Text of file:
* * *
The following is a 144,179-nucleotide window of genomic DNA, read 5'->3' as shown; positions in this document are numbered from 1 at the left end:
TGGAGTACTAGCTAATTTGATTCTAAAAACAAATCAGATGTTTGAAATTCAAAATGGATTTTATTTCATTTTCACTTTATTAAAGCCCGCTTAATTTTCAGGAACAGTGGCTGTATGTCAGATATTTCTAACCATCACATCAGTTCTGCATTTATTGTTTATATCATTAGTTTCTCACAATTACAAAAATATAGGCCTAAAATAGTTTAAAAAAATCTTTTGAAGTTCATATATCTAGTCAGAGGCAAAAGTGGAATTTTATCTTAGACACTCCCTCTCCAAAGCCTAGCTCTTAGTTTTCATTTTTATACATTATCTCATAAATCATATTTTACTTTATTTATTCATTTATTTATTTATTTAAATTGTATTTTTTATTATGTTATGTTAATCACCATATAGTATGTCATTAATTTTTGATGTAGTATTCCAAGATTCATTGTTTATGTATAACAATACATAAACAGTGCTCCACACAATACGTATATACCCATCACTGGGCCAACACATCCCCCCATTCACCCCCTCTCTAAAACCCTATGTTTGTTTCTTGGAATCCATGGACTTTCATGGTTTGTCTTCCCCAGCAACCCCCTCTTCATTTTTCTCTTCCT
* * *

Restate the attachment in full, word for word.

The following is a 144,179-nucleotide window of genomic DNA, read 5'->3' as shown; positions in this document are numbered from 1 at the left end:
TGGAGTACTAGCTAATTTGATTCTAAAAACAAATCAGATGTTTGAAATTCAAAATGGATTTTATTTCATTTTCACTTTATTAAAGCCCGCTTAATTTTCAGGAACAGTGGCTGTATGTCAGATATTTCTAACCATCACATCAGTTCTGCATTTATTGTTTATATCATTAGTTTCTCACAATTACAAAAATATAGGCCTAAAATAGTTTAAAAAAATCTTTTGAAGTTCATATATCTAGTCAGAGGCAAAAGTGGAATTTTATCTTAGACACTCCCTCTCCAAAGCCTAGCTCTTAGTTTTCATTTTTATACATTATCTCATAAATCATATTTTACTTTATTTATTCATTTATTTATTTATTTAAATTGTATTTTTTATTATGTTATGTTAATCACCATATAGTATGTCATTAATTTTTGATGTAGTATTCCAAGATTCATTGTTTATGTATAACAATACATAAACAGTGCTCCACACAATACGTATATACCCATCACTGGGCCAACACATCCCCCCATTCACCCCCTCTCTAAAACCCTATGTTTGTTTCTTGGAATCCATGGACTTTCATGGTTTGTCTTCCCCAGCAACCCCCTCTTCATTTTTCTCTTCCT